The areca palm or butterfly palm (Dypsis lutescens) projects a sense of calmness on the entire décor. The palm has no central stem at first: the reed-like petioles all emerge directly from the soil and grow upwards forming numerous light green narrow pointed leaflets. The fronds spread outwards in an attractive green fountain shape that looks cheerful, creates plenty of atmosphere and also lends a touch of grace to the interior. Only mature specimens show bamboolike stems.
Research by NASA also shows that the areca palm has an air-purifying effect in the home and help create good humidity—another good reason to grow it.
The Areca palm is a member of the Arecaceae or palm family, which also includes all true palms. The plant had been sold for generations under the botanical name Chysalidocarpus lutescens. However, recent studies show that the Madagascar native is closely related to other Dypsis species of that island and so was renamed Dypsis lutescens. The epithet lutescens means yellowish, a reference to the yellow coloration of the petioles of mature specimens.
Curiously, in spite of the common name areca palm, this plant is not at all closely related to Areca catechu, the betel nut palm, famous for its narcotic nut that is chewed in South Asian countries, leading to euphoria, but also bright red saliva and permanently blackened teeth. The name “areca palm” was given to D. lutescens due to an error in identification over a century ago and has stuck ever since.
Areca Palm Assortment
There is just one species of areca palm, but it is sold in various sizes, from young plants in small pots with only one stem to clumps (it naturally produces offsets) of larger plants. It can range in size height from about 40 cm (16 inches) to 3 m (10 feet). The larger the plant, the more you can expect to pay. Outdoors in the tropics, it can reach 12 m (40 feet) in height.
What to Look for When Buying an Areca Palm
- First check that you have the right species. Younger plants in particular can sometimes be confused with kentia palms (Howea forsteriana). The difference can be most easily seen in the petioles at the base of the fronds. Kentia petioles are green and surrounded by brown fibres while areca petioles are smooth and bear red spots. Also, the areca palm’s fronds are thinner and narrower than a kentia’s. The species particularly differ in terms of price (areca palm is considerately cheaper), so it’s worth paying close attention.
- Also check for a pleasing proportion between the pot size, thickness and height of the plant. Sometimes areca palms are underpotted to save on shipping costs and that can lead to problems later.
- Before purchase, make sure that your areca palm is free of mealybugs and scale insects. These are hard for houseplant lovers to get rid of.
- The plant can also suffer from red spider mites, identifiable by a greyish look to the fronds. They mostly pop up when the palm is kept in overly dry air.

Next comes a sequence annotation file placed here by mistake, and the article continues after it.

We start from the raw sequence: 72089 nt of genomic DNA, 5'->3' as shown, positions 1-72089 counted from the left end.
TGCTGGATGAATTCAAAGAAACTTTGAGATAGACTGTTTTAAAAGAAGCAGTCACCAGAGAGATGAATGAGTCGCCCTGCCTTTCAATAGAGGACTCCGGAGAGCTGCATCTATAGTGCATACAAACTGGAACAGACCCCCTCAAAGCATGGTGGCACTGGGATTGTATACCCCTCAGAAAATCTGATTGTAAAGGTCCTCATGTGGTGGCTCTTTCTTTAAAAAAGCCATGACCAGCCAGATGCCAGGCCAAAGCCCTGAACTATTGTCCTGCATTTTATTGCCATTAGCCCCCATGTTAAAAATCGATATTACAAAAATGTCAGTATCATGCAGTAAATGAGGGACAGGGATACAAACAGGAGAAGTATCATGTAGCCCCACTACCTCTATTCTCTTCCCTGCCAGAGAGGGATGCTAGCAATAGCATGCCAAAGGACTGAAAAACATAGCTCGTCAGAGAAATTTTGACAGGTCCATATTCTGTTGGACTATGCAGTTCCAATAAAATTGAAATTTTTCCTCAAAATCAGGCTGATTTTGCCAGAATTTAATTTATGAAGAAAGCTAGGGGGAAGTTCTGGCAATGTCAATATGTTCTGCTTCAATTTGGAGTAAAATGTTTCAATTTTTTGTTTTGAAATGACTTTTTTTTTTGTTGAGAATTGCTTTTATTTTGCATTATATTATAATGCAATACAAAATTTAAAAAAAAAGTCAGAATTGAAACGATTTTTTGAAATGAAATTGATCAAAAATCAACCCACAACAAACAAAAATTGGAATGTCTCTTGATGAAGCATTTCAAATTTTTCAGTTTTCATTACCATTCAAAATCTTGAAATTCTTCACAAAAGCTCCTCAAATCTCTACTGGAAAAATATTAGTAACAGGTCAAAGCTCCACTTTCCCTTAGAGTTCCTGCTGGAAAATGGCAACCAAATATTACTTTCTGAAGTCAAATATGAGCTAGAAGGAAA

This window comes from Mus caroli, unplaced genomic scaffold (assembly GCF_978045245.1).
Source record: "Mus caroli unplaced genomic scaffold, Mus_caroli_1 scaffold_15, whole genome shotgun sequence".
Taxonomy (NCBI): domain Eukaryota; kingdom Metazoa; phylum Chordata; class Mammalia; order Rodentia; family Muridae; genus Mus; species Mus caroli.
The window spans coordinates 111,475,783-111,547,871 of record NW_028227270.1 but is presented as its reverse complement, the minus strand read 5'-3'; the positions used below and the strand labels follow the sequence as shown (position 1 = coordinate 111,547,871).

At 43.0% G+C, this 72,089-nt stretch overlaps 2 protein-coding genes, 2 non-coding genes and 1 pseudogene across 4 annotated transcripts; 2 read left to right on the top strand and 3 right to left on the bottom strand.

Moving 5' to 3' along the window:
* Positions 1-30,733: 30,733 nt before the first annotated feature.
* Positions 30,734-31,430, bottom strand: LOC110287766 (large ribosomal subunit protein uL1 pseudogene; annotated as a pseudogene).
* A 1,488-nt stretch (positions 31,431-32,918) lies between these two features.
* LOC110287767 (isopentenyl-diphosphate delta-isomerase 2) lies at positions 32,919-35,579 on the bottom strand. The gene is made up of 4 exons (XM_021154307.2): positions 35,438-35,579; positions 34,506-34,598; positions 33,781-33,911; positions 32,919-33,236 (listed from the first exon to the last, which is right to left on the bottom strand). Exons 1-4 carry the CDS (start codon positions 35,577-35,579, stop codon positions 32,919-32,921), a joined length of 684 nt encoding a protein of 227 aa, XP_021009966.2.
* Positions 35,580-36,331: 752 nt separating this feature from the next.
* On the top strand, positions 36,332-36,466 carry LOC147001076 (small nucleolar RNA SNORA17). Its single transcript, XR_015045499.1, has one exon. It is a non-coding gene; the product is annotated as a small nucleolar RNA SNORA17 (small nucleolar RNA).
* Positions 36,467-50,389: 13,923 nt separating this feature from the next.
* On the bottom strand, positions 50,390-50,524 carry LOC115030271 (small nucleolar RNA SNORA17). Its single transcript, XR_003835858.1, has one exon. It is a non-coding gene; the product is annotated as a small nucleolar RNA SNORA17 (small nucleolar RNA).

- Plants should be free of yellow leaves or brown leaf tips, caused by dry air ou underwatering.
- Black spots, particularly in older plants, often indicate a too high salt concentration in the potting soil, which can be corrected by leaching the root ball with water.
- Make sure your plant has not been subjected to cold temperatures which cause dark spots on the leaves. It should have been kept at 12°C (54°F) or higher during shipping.
- Although it naturally produces offsets over time, the areca palm is propagated from seed. Thus, young plants already growing in dense clumps were likely produced by sowing many seeds in the same pot.
- Wrap the plant for the journey home during cold weather.
- The areca palm requires a spot in bright light. However, it’s best to avoid intense daylong sunlight in the summer months.
- The bigger the plant is, the easier it is to look after: just adjust the watering to its size. Water the plant regularly, avoiding cold water, so that the potting soil never dries out completely.
- In most homes, you’ll need to increase the atmospheric humidity during the winter, as central heating dries the air. It might be worthwhile using a room humidifier… something that will benefit most other houseplants as well.
- Fertilize only very lightly, with an all-purpose fertilizer, from spring through early fall.
- As the plant grows, it will produce new fronds from the top, while older ones (those at the base of the plant) will turn yellow. When this happens, simply pull them off.
- You can place your areca palm on the patio or balcony in the summer, giving it a tropical look, provided that temperatures don’t drop below 12°C (54°F). Areca palm are tropical plants and don’t cope well with cold.
- You can also put your areca palm outdoors on a rainy summer day to help remove dust and grime.
Areca palms are ideally suited for the modern trend toward plants with light, airy foliage that soften external influences. Opt for neutral cache-pots such as matt glass, matt ceramic or smooth polished wood. The more serene the look, the more calming the impact of the display will be.
Larger specimens can be used on their own, while the smaller plants look more attractive in a row or as screening.
Try setting your areca palm behind a screen of tulle or very thin rice paper, then use soft backlighting to reinforce the areca palm’s calming, buffering effect, creating a striking filter for your décor.
The areca palm: a classic indoor palm with an ever-so-modern appeal!
Text and photos adapted from a press release by Thejoyofplants.co.uk.
Styling by Elize Eveleens, Klimprodukties
0 comments on “Areca Palm: February Houseplant of the Month”